But I don't like someone elses dog being thrust into my presence. It is a distraction.

On a sidenote: I have worked in a hospital where patients had companion or service dogs and was very impressed with how much they add value to a person's life (well, duh--they have always made me happy!)





#21 cw68

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Posted 21 June 2012 - 12:03 AM

I love your post, but I would like t point out that allergies are not the only reason some people do not want a dog at work; because of health reasons.

One is asthma. Severe asthma sufferers can not have dogs. They cant even have gold fish. Too much stuff in the air. They can't have carpet. They can't have fans in the house.
I have heard of cases where people have challenged ADA rules on the grounds of disability hiring rights versus health challenges of current employess. The current employee wins out. Because the employer is obligated to give reasonable accomodations to the person already under contract; they must look for another job candidate.

The other issue is psychiatric. There are some people out there who are truly afraid of dogs.

On a personal level; I love dogs but I do get allergies from them in enclosed spaces. I prefer to not go to work and start sneezong uncontrollably and slobber great balls of slime all over myself. Usually I can handle it with allergy pills; but I am sort of a naturalist. I prefer to not take medication just to deal with someone elses pet.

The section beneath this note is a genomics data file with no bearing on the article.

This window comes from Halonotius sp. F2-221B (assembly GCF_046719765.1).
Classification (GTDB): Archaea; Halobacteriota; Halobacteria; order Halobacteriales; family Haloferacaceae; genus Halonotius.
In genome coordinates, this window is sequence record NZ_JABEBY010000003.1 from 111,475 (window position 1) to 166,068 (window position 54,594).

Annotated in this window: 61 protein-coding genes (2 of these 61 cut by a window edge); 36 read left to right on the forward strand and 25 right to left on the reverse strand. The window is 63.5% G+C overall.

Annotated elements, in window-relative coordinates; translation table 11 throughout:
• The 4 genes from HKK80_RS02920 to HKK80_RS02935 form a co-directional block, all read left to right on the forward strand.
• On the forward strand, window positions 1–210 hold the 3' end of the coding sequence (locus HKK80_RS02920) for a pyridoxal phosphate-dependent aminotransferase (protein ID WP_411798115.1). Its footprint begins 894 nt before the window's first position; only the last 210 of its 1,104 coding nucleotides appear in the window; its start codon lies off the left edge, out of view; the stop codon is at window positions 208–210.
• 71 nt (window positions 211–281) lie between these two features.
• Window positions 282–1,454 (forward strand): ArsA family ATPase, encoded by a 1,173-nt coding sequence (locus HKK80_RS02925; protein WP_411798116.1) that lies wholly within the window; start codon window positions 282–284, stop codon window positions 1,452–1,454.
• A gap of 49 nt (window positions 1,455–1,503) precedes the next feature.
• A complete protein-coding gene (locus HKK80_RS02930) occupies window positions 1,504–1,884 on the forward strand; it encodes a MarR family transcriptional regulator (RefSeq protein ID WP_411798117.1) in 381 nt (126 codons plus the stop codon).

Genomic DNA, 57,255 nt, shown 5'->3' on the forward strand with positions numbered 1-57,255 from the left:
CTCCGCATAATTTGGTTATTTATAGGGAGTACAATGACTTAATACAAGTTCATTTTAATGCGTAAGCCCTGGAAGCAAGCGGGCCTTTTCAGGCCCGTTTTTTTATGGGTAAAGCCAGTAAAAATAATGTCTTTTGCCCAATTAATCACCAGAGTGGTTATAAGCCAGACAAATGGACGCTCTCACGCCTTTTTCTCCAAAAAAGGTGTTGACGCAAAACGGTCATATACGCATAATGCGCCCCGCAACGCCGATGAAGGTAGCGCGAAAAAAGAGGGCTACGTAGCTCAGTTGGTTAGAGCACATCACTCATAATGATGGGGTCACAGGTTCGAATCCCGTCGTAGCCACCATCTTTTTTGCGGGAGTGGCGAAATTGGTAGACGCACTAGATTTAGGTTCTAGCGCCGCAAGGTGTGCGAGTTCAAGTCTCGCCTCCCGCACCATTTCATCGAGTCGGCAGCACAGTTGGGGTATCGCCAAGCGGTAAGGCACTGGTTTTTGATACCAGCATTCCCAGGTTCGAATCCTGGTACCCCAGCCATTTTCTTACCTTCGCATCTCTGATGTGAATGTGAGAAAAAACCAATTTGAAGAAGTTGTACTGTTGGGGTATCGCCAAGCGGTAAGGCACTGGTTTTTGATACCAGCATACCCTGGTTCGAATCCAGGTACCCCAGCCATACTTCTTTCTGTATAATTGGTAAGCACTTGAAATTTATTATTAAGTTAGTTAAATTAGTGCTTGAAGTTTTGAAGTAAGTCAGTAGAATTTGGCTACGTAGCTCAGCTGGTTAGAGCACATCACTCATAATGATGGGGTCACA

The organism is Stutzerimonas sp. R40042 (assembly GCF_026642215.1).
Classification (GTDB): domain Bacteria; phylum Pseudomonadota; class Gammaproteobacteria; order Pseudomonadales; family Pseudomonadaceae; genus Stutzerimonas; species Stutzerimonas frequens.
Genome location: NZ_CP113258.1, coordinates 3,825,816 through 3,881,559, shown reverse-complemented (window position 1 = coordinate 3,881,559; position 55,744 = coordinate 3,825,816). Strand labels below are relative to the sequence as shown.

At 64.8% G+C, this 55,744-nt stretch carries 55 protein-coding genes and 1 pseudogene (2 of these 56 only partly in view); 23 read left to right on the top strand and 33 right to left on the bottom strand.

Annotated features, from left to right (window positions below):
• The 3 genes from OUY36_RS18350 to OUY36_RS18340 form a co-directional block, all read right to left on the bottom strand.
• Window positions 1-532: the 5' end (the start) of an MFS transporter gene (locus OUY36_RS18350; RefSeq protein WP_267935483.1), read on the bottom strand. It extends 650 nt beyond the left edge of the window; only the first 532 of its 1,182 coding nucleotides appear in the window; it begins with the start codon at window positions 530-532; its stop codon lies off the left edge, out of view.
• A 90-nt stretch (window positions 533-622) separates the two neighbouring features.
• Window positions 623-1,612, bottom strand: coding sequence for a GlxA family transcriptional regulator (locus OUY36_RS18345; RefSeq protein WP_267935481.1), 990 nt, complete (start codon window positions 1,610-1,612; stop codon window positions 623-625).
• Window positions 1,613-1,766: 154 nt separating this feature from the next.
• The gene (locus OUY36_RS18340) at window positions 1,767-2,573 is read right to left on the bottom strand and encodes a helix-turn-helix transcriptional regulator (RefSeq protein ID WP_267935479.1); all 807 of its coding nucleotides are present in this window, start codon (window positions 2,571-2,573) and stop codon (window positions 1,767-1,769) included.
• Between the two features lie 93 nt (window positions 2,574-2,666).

Other pet peeves of mine is people taking their lap dogs into the grocery store. They are not service dogs. They are not tagged. I find it highly offensive.

And I like dogs. I like petting dogs. I like loving dogs. I liked owning a dog .

But i just do not understand people who insist that their dog come with them to the store, then use the excuse that it is too cold/hot to stay in the car. Thenjjust keep the dog at Home! Something I found really offensive was a job where my boss brought his dog in to work on a daily basis. That effing dog liked me and made me trip while I worked (in a hazardous place with machiney and stuff) and the dog would behave poorly, sniff inapprpriately, jump up on you, and lay on your feet.